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New portable EDXRF system - Taking the laboratory to the field

X-Ray Fluorescence Theory

X Ray (3)

An electron can be ejected from its atomic orbital by the absorption of a light wave (photon) of sufficient energy. The energy of the photon (hv) must be greater than the energy with which the electron is bound to the nucleus of the atom. When an inner orbital electron is ejected from an atom, an electron from a higher energy level orbital will be transferred to the lower energy level orbital. During this transition a photon maybe emitted from the atom. This fluorescent light is called the characteristic X-ray of the element. The energy of the emitted photon will be equal to the difference in energies between the two orbitals occupied by the electron making the transition. Because the energy difference between two specific orbital shells, in a given element, is always the same (i.e. characteristic of a particular element), the photon emitted when an electron moves between these two levels, will always have the same energy. Therefore, by determining the energy (wavelength) of the X-ray light (photon) emitted by a particular element, it is possible to determine the identity of that element.

For a particular energy (wavelength) of fluorescent light emitted by an element, the number of photons per unit time (generally referred to as peak intensity or count rate) is related to the amount of that analyte in the sample. The counting rates for all detectable elements within a sample are usually calculated by counting, for a set amount of time, the number of photons that are detected for the various analytes’ characteristic X-ray energy lines. It is important to note that these fluorescent lines are actually observed as peaks with a semi-Gaussian distribution because of the imperfect resolution of modern detector technology. Therefore, by determining the energy of the X-ray peaks in a sample’s spectrum, and by calculating the count rate of the various elemental peaks, it is possible to qualitatively establish the elemental composition of the samples and to quantitatively measure the concentration of these elements.

More about XRF

Introduction

ED-XRF

For more details about the XRF technique please visit LearnXRF: 

LearnXRF

ED-XRF

Energy dispersive x-ray fluorescence (ED-XRF) relies on the detector and detector electronics to resolve spectral peaks due to different energy x-rays. It wasn’t until the 1960’s and early 1970’s that electronics had developed to the point that high-resolution detectors, like lithium drifted silicon, Si(Li), could be made and installed in commercial devices. Computers were also a necessity for the success of ED-XRF even if they were often as large as the instrument itself.

Hardware: 

ED-XRF is relatively simple and inexpensive compared to other techniques. It requires and x-ray source, which in most laboratory instruments is a 50 to 60 kV 50-300 W x-ray tube. Lower cost benchtop or handheld models may use radioisotopes such as Fe-55, Cd-109, Cm-244, Am-241 of Co-57 or a small x-ray tube. The second major component is the detector, which must be designed to produce electrical pulses that vary with the energy of the incident x-rays. Most laboratory ED-XRF instruments still use liquid nitrogen or Peltier cooled Si(Li) detectors, while benchtop instruments usually have proportional counters, or newer Peltier cooled PIN diode detectors, but historically sodium iodide (NaI) detectors were common. Some handheld device use other detectors such as mercuric Iodide, CdTe, and CdZnTe in addition to PIN diode devices depending largely on the x-ray energy of the elements of interest. The most recent and fastest growing detector technology is the Peltier cooled silicon drift detector (SDD), which are available in some laboratory grade EDXRF instruments.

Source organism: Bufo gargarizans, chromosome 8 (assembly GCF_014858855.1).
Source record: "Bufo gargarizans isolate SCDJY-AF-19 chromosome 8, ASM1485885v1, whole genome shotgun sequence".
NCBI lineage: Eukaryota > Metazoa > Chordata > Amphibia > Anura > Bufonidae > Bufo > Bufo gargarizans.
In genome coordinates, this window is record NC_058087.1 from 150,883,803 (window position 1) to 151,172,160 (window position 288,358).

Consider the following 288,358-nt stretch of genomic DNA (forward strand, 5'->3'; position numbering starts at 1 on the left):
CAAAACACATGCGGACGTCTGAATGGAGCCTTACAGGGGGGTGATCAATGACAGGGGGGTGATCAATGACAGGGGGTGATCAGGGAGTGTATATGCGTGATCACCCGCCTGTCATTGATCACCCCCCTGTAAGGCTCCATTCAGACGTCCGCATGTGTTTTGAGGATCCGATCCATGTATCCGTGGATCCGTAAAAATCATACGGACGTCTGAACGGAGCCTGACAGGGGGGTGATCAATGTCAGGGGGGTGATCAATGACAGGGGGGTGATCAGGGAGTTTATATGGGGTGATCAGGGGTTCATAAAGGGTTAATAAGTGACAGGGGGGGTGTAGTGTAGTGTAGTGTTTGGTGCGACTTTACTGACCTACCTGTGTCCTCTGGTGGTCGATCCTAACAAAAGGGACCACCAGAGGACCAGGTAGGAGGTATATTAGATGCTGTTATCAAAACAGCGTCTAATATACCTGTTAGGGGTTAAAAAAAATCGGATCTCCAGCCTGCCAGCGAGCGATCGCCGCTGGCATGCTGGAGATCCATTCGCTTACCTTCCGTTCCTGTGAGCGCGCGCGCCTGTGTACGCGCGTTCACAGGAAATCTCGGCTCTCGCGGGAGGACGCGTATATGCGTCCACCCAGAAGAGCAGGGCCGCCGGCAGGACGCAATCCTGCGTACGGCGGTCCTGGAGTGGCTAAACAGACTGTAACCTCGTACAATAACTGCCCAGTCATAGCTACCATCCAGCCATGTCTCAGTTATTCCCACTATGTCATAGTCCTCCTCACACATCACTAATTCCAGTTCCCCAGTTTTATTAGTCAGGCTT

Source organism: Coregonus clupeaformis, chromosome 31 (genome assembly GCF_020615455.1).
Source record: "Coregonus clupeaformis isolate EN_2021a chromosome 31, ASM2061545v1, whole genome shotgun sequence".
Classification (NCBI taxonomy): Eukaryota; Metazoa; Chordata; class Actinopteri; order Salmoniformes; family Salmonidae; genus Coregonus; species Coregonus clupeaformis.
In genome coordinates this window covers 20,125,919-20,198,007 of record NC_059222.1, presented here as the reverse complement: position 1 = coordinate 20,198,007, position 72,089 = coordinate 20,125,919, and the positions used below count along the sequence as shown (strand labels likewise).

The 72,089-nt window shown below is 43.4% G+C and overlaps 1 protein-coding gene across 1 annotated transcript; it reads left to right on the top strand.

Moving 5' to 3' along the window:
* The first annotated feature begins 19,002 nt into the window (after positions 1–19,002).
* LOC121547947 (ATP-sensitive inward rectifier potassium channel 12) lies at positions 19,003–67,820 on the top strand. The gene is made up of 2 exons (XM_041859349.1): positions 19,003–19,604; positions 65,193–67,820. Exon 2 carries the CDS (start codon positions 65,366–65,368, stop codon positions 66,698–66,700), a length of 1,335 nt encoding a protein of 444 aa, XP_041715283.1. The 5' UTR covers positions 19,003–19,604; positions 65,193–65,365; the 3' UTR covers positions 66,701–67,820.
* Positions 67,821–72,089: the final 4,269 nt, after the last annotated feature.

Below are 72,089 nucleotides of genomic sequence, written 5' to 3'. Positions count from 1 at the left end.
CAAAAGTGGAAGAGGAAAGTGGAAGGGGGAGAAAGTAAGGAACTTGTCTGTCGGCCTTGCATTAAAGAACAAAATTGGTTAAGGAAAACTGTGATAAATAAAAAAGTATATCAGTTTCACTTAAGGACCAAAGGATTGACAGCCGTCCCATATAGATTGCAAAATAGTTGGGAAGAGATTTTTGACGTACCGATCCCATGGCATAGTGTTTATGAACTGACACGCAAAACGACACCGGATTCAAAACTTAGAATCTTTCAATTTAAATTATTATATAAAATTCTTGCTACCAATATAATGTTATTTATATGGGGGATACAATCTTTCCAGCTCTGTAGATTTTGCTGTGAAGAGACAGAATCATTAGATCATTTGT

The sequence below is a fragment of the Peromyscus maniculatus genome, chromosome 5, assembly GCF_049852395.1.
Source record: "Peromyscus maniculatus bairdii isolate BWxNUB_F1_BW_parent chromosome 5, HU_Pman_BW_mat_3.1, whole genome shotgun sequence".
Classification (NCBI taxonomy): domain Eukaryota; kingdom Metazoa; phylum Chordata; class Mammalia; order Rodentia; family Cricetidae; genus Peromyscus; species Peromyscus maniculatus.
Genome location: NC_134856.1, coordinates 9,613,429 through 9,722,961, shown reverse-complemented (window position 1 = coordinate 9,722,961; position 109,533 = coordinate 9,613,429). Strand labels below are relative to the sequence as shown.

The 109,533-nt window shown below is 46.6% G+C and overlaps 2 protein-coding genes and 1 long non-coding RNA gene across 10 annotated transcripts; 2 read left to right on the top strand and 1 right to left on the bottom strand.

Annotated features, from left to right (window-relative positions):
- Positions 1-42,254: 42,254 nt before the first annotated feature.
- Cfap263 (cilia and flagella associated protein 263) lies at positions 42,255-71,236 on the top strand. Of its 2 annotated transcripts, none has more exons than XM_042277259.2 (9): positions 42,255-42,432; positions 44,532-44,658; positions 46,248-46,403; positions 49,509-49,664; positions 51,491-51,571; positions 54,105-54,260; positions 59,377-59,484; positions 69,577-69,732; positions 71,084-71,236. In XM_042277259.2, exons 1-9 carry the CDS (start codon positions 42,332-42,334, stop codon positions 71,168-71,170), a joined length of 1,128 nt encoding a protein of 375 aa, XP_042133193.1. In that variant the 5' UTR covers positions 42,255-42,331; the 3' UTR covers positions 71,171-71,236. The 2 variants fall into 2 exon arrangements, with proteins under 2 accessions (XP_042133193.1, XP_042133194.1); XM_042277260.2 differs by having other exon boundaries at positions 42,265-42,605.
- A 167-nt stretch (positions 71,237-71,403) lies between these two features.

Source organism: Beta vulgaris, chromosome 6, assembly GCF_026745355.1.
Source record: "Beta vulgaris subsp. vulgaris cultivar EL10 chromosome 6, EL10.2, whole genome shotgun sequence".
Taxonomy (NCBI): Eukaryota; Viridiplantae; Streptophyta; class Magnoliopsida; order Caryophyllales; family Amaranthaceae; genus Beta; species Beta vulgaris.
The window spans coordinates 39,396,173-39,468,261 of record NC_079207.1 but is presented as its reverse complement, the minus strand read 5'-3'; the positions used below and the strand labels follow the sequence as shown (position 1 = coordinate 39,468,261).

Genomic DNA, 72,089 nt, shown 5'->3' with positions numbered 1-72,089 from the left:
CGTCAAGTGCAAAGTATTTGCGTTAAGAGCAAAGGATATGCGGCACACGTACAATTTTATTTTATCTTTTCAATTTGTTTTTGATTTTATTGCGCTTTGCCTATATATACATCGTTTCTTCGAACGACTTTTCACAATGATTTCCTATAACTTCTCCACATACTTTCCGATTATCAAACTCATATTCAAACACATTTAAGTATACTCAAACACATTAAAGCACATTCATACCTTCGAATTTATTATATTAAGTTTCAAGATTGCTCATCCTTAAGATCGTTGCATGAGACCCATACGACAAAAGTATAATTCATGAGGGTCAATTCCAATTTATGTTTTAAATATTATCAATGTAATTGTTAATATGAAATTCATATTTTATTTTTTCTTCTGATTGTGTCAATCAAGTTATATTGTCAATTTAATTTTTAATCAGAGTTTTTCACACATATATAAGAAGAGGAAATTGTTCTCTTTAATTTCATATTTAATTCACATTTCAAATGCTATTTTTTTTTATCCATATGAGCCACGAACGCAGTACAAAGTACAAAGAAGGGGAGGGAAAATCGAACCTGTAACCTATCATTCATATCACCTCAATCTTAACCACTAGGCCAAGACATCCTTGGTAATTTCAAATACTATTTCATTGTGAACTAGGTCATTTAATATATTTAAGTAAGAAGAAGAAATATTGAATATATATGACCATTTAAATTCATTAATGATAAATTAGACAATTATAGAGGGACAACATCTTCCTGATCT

X Ray (1)

After the source and detector the next critical component are the x-ray tube filters, which are available in most ED-XRF instrument. There function is to absorb transmit some energies of source x-rays more than other in order to reduce the counts in the region of interest while producing a peak that is well suited to exciting the elements of interest. Secondary targets are an alternative to filters. A secondary target material is excited by the primary x-rays from the x-ray tube, and then emits secondary x-rays that are characteristic of the elemental composition of the target. Where applicable secondary targets yield lower background and better excitation than filter but require approximate 100 times more primary x-ray intensity. One specialized form of secondary targets is polarizing targets. Polarizing XRF takes advantage of the principle that when x-rays are scattered off a surface they a partially polarized. The target and sample are place on orthogonal axis’ to further minimize the scatter and hence the background at the detector.

Fixed or movable detector filters, which take advantage of non-dispersive XRF principles, are sometimes added to ED-XRF devices to further improve the instruments effective resolution or sensitivity forming a hybrid EDX/NDX device.

Applications:

ED-XRF can be used for a tremendous variety of elemental analysis applications. It can be used to measure virtually every element form Na to Pu in the periodic table, in concentrations ranging from a few ppm to nearly 100 percent. It can be used for monitoring major components in a product or process or the addition of minor additive. Because XRF’s popularity in the geological field, ED-XRF instruments are often used alongside WD-XRF instruments for measuring major and minor components in geological sample.

More about XRF

Introduction

X-Ray Fluorescence Theory

 For more details about the XRF technique please visit LearnXRF: 

LearnXRF

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